Vilma Glücklich to Jane Addams, December 12, 1924



6, Rue du Vieux Collège

December 12th, 1924.

Dear Miss Addams,

Many thanks for your letter which struck me like a motherly comfort to an orphan. I am awfully sorry to have given the impression that I am longing for more money from America and that I do not find it a matter of course to keep to a budget. On the contrary: I am worrying for the U.S. fellow-workers and especially you having so much bother with our financial difficulties and trying to cut down expenses, if income cannot be raised over here; and I am worrying about the budget being such that I do not feel able to keep to it, and still do not find the way to reconcile these contradictions. I beg to hint at a mistake of yours: the budget does not allow [$1000.00], but only Fr. [1000.00] + [$200.00] or even less for printing.

Perhaps it will interest you to see the enclosed letter, the second addressed by Miss Heymann to the European Sections, of which hardly one or two will be able to give a [favorable] answer. She has also written in the same sense to the Associate Members in Germany. Mme. Duchêne is also very much concerned with the question, and is calling the few members of the section who are better off to a special financial Conference.

As to reading the English text of our publications, it is not this our British Section has suggested: they propose an International Literature Committee for the approval of manuscripts. When -- on Miss Coutney's suggestion -- I sent them Dr. Woker's manuscript, they questioned the reliability of its statements and sent it back to me after about a month, as I told them that its publication had been voted by the Congress, without touching its text.

As to this Literature Committee, five of our Executive Members are opposed to it, Mrs. Ramondt would accept it only for Manifestos etc., Miss Balch, Mrs. [Hertzka] and Miss Marshall have not [page 2] answered as yet and I am abstaining. But I feel obliged to tell you that observing the [behavior] of the British Section, I should by no means feel sure of the international character of our publications if they were to be directed by them. If you remember Mrs. Swanwick's article on the New Reparations Settlement, you will understand that I had not translated ↑it↓ into French, because it was decidedly not impartial. Since, they have decided not to accept the invitation of the Cahiers' Commission to draft the second part of the Cahier on "The first steps to be taken," but at the same time addressed to the sections a questionnaire on the same matter. When I asked the sections to send two copies of their answer, so that it may serve at the same time for the Cahiers Commission -- which had asked for it before, but had not sent out its circular letter, waiting for the answer from England -- Miss Courtney almost protested against a second part of the Cahier being edited at all. When she was here, she told me that she could not accept to be a member of the Cahiers' Commission, but that she would appoint somebody else of the British Section to it. Their circular letter about our object does not show very much feeling for international work neither; if we only want to do what corresponds to our national habits and feelings, what is the use of keeping up an international machinery at the cost of great sacrifice? I am quite heartbroken since I have [realized] this; it is one of the worst disappointments that ever happened to me.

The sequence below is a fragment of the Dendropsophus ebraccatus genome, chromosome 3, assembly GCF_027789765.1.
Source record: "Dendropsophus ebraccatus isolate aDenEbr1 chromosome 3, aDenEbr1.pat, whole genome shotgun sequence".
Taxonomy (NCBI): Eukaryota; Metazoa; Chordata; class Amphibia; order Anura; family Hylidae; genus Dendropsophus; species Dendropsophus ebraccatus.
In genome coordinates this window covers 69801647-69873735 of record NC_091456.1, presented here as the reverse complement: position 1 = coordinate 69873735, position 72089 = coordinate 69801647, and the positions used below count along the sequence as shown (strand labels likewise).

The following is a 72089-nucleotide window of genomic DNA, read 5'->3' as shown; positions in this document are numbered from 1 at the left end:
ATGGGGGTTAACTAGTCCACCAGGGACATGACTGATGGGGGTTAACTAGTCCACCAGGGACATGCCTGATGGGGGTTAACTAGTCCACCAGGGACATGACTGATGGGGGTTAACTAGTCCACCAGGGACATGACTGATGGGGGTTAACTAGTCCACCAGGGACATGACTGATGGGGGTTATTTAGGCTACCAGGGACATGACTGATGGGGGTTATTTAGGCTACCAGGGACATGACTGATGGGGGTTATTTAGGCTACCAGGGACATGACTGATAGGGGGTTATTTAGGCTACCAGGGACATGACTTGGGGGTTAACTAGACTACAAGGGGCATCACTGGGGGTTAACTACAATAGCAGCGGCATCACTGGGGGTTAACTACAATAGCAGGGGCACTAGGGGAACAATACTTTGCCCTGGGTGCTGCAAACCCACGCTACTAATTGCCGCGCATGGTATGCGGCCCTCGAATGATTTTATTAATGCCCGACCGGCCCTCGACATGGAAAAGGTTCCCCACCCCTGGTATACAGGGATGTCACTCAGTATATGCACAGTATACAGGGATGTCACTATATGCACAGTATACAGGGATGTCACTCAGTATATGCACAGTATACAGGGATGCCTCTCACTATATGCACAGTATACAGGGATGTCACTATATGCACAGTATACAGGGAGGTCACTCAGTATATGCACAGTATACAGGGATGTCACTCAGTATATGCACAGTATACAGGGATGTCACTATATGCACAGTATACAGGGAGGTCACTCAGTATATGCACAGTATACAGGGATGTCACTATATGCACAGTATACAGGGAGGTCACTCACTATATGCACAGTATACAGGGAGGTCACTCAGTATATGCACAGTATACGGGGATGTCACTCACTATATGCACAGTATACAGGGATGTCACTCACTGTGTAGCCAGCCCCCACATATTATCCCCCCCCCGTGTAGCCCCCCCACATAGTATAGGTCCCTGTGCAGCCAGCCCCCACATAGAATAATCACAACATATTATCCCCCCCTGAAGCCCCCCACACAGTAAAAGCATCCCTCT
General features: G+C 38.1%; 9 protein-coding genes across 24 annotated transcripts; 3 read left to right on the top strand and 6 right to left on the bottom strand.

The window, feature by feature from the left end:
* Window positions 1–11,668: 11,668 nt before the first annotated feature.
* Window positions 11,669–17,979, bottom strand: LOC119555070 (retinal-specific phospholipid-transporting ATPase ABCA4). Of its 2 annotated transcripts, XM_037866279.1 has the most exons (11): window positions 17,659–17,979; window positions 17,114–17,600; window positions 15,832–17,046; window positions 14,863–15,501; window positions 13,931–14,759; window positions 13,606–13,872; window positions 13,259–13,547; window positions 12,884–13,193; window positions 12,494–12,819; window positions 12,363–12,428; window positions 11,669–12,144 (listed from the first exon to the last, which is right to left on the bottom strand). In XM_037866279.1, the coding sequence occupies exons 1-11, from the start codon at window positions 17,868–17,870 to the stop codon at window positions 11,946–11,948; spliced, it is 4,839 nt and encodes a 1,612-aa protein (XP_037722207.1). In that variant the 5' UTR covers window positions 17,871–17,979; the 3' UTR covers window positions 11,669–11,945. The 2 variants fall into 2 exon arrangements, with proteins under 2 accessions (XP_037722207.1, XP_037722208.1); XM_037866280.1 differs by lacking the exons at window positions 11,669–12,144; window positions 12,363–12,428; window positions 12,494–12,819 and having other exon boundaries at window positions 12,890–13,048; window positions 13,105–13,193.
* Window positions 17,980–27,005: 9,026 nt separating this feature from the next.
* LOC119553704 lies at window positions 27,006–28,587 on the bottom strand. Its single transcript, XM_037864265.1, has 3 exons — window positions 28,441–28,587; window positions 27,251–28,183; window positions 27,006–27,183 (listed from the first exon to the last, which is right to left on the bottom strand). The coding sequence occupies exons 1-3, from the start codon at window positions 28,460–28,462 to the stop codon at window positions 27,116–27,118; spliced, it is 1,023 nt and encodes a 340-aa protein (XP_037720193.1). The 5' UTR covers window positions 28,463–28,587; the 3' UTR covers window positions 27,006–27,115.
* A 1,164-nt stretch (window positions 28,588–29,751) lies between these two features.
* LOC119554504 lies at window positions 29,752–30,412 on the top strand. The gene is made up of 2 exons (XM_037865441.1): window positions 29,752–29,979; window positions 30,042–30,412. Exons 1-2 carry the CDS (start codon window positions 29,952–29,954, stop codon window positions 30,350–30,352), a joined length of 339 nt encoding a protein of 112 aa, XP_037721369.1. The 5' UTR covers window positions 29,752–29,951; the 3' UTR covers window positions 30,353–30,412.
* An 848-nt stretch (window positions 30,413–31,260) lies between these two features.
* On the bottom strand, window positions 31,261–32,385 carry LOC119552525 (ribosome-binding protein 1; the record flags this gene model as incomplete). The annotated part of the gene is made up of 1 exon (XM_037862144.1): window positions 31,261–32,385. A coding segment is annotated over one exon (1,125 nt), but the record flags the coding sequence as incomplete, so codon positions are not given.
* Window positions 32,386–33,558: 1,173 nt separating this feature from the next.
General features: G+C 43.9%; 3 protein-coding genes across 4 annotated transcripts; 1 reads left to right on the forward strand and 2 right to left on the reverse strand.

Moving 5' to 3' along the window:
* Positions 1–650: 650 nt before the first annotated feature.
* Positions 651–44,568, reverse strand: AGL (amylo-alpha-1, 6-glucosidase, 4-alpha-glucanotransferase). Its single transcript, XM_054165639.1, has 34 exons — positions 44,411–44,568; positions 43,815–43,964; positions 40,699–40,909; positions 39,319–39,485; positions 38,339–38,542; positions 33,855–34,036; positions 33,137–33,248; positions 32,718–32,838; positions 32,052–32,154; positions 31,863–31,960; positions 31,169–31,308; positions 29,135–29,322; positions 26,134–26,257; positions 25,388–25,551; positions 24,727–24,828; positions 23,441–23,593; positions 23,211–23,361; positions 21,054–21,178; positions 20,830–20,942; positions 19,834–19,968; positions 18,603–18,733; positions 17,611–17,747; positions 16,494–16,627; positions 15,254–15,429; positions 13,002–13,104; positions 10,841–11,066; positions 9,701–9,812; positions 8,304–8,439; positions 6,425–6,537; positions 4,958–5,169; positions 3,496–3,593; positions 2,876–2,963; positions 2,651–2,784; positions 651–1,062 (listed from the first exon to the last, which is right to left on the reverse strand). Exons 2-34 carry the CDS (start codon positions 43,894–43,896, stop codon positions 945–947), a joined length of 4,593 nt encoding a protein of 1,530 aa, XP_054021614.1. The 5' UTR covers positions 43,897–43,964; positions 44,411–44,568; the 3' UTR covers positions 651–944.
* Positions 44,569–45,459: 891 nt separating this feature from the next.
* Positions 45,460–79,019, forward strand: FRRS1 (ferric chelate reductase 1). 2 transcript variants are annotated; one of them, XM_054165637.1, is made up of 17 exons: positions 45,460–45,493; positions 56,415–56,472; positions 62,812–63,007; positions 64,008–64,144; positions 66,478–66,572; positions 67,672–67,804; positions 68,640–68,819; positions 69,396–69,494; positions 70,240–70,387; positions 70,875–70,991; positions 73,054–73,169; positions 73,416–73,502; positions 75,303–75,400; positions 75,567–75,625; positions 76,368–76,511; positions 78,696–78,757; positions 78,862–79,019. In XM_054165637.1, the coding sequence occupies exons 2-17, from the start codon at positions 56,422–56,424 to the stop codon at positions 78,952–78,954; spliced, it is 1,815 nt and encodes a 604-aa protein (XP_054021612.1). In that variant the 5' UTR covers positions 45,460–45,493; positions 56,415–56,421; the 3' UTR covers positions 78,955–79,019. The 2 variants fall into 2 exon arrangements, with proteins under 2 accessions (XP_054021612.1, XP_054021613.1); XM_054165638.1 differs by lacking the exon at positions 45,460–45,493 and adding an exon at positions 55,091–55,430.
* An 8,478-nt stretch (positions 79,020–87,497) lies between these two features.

As to the housekeeping work here, I am enquiring about three people: a French woman recommended by Mme. Jouve, a Swiss suggested by Miss Heymann and Miss Raven, a Dutch woman who speaks French very well and has been here for a month in 1922. I  feel that a French speaking housekeeper would make the house more attractive for Genevese people, who are somewhat disappointed when they come in and find us speaking English and consider us too much a foreign colony. Besides, Miss Holmes is feeling that our Japanese friends are showing less confidence than before the immigration bill toward our American members. Even Mr. Nitobe seemed to her changed in this respect. Of course, I had to send him our resolutions for his publication and he might have looked for a protest of the Congress. Should I get to a definite agreement with somebody, I will wire you in order to avoid double engagements. I wish you could send us a good voluntary office-worker even for half-day work, to make up for my deficiency in English.

Many thanks for your letter on accounts which we shall forward to the auditor.

Hoping very much to be able to send you less disagreeable letters in the future

yours devotedly

Vilma Glücklich [signed]